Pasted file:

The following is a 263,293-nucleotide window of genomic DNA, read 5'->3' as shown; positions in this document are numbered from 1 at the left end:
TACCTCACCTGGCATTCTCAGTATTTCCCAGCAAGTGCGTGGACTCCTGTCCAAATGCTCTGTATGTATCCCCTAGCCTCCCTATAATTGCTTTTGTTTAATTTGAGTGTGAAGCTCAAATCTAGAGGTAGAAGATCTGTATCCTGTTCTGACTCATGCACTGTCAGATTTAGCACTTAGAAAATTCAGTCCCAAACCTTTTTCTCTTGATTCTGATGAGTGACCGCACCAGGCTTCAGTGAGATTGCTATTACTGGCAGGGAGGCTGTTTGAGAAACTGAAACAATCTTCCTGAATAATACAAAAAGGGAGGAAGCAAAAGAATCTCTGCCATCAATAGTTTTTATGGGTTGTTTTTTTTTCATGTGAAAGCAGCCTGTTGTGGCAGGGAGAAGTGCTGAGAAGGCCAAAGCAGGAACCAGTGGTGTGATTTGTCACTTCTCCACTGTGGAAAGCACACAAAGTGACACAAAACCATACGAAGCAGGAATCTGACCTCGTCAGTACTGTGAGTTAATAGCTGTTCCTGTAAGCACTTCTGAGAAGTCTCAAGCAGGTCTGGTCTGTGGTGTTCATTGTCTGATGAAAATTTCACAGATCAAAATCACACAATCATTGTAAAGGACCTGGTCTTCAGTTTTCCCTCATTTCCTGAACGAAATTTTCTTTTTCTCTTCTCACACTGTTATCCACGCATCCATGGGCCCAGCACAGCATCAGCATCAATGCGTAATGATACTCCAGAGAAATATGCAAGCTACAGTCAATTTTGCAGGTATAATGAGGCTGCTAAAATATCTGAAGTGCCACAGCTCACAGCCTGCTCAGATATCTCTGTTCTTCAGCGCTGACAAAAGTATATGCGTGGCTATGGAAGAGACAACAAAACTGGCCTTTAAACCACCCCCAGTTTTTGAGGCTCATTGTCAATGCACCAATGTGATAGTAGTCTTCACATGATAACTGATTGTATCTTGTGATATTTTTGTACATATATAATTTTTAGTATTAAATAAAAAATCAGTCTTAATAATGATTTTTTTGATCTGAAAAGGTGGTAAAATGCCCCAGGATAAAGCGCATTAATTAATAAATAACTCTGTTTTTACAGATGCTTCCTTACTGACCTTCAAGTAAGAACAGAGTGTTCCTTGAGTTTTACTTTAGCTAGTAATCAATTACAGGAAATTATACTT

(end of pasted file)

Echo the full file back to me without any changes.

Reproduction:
The following is a 263,293-nucleotide window of genomic DNA, read 5'->3' as shown; positions in this document are numbered from 1 at the left end:
TACCTCACCTGGCATTCTCAGTATTTCCCAGCAAGTGCGTGGACTCCTGTCCAAATGCTCTGTATGTATCCCCTAGCCTCCCTATAATTGCTTTTGTTTAATTTGAGTGTGAAGCTCAAATCTAGAGGTAGAAGATCTGTATCCTGTTCTGACTCATGCACTGTCAGATTTAGCACTTAGAAAATTCAGTCCCAAACCTTTTTCTCTTGATTCTGATGAGTGACCGCACCAGGCTTCAGTGAGATTGCTATTACTGGCAGGGAGGCTGTTTGAGAAACTGAAACAATCTTCCTGAATAATACAAAAAGGGAGGAAGCAAAAGAATCTCTGCCATCAATAGTTTTTATGGGTTGTTTTTTTTTCATGTGAAAGCAGCCTGTTGTGGCAGGGAGAAGTGCTGAGAAGGCCAAAGCAGGAACCAGTGGTGTGATTTGTCACTTCTCCACTGTGGAAAGCACACAAAGTGACACAAAACCATACGAAGCAGGAATCTGACCTCGTCAGTACTGTGAGTTAATAGCTGTTCCTGTAAGCACTTCTGAGAAGTCTCAAGCAGGTCTGGTCTGTGGTGTTCATTGTCTGATGAAAATTTCACAGATCAAAATCACACAATCATTGTAAAGGACCTGGTCTTCAGTTTTCCCTCATTTCCTGAACGAAATTTTCTTTTTCTCTTCTCACACTGTTATCCACGCATCCATGGGCCCAGCACAGCATCAGCATCAATGCGTAATGATACTCCAGAGAAATATGCAAGCTACAGTCAATTTTGCAGGTATAATGAGGCTGCTAAAATATCTGAAGTGCCACAGCTCACAGCCTGCTCAGATATCTCTGTTCTTCAGCGCTGACAAAAGTATATGCGTGGCTATGGAAGAGACAACAAAACTGGCCTTTAAACCACCCCCAGTTTTTGAGGCTCATTGTCAATGCACCAATGTGATAGTAGTCTTCACATGATAACTGATTGTATCTTGTGATATTTTTGTACATATATAATTTTTAGTATTAAATAAAAAATCAGTCTTAATAATGATTTTTTTGATCTGAAAAGGTGGTAAAATGCCCCAGGATAAAGCGCATTAATTAATAAATAACTCTGTTTTTACAGATGCTTCCTTACTGACCTTCAAGTAAGAACAGAGTGTTCCTTGAGTTTTACTTTAGCTAGTAATCAATTACAGGAAATTATACTT